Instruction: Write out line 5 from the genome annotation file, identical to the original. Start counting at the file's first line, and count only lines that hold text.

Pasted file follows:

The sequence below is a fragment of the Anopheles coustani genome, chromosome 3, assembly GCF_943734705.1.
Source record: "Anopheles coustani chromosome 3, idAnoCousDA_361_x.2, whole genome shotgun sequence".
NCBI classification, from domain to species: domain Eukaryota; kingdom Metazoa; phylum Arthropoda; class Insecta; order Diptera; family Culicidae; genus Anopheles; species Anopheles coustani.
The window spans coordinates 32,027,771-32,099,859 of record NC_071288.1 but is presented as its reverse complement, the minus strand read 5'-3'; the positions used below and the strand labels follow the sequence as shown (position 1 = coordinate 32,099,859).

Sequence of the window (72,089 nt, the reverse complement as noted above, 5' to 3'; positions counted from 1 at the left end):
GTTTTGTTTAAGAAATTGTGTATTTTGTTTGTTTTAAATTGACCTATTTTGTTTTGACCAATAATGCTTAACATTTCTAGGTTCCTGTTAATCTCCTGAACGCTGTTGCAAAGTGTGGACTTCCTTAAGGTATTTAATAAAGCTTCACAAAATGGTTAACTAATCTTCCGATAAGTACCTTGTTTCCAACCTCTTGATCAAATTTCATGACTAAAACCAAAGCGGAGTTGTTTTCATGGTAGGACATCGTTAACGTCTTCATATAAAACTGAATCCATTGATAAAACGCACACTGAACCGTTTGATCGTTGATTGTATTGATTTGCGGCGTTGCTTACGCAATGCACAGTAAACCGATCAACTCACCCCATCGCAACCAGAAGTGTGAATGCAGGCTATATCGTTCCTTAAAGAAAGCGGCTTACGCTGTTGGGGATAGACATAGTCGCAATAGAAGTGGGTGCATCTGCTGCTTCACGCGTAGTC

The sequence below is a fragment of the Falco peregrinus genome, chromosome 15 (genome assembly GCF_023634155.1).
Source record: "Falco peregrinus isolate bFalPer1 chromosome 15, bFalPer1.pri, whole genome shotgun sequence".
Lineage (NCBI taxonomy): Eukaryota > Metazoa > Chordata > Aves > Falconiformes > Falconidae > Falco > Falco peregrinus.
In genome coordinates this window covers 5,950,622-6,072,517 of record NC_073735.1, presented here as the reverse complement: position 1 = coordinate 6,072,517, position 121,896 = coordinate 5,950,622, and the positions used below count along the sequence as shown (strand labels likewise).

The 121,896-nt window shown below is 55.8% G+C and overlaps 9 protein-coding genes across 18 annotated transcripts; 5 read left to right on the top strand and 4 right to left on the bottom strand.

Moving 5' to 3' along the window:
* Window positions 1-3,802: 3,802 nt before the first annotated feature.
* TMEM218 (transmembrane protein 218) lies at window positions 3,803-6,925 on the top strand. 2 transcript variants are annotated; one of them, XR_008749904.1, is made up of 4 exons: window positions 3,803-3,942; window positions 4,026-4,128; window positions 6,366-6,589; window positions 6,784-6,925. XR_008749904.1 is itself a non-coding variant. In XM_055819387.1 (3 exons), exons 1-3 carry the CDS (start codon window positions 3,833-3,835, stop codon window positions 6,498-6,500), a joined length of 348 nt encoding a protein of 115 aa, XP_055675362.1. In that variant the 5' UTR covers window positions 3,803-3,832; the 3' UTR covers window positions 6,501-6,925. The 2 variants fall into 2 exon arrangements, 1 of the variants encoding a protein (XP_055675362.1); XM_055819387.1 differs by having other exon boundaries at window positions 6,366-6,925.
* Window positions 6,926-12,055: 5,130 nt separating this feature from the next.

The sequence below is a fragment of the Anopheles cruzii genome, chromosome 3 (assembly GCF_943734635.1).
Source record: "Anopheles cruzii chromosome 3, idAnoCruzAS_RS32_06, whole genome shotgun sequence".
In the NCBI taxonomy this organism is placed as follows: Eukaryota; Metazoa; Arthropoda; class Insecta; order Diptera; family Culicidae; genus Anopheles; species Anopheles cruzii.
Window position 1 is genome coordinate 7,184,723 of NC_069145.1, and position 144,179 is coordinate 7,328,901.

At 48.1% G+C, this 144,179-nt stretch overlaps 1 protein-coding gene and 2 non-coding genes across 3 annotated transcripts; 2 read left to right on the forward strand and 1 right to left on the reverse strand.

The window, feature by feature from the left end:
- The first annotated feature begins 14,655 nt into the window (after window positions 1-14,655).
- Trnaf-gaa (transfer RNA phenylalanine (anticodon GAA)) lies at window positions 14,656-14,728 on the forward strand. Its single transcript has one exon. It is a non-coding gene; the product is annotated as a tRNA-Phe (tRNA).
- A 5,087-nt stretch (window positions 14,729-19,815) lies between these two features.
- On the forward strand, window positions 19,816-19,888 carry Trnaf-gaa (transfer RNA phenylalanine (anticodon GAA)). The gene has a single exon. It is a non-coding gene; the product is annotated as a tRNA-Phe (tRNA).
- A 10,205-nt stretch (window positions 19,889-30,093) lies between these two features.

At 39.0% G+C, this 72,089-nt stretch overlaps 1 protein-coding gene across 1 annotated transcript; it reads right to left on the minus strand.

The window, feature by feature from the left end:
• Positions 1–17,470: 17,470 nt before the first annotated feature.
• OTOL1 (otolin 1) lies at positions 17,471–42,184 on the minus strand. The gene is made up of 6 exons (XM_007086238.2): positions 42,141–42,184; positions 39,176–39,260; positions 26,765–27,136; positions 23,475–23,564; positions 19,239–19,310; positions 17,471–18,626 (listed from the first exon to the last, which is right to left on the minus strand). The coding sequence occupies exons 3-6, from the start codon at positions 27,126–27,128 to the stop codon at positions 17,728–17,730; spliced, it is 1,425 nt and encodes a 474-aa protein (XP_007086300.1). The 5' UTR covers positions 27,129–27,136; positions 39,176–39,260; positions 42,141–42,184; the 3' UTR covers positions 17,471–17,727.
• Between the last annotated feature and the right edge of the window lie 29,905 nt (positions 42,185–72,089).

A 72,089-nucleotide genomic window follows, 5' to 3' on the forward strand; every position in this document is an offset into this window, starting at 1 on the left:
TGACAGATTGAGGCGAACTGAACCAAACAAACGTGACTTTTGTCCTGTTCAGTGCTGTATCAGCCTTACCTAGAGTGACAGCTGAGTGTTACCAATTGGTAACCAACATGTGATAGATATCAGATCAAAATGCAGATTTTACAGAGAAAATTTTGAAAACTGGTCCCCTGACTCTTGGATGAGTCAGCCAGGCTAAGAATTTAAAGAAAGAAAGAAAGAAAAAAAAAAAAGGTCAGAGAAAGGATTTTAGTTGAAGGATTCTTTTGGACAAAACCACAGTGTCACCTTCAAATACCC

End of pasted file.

Sequence of the window (72,089 nt, the reverse complement as noted above, 5' to 3'; positions counted from 1 at the left end):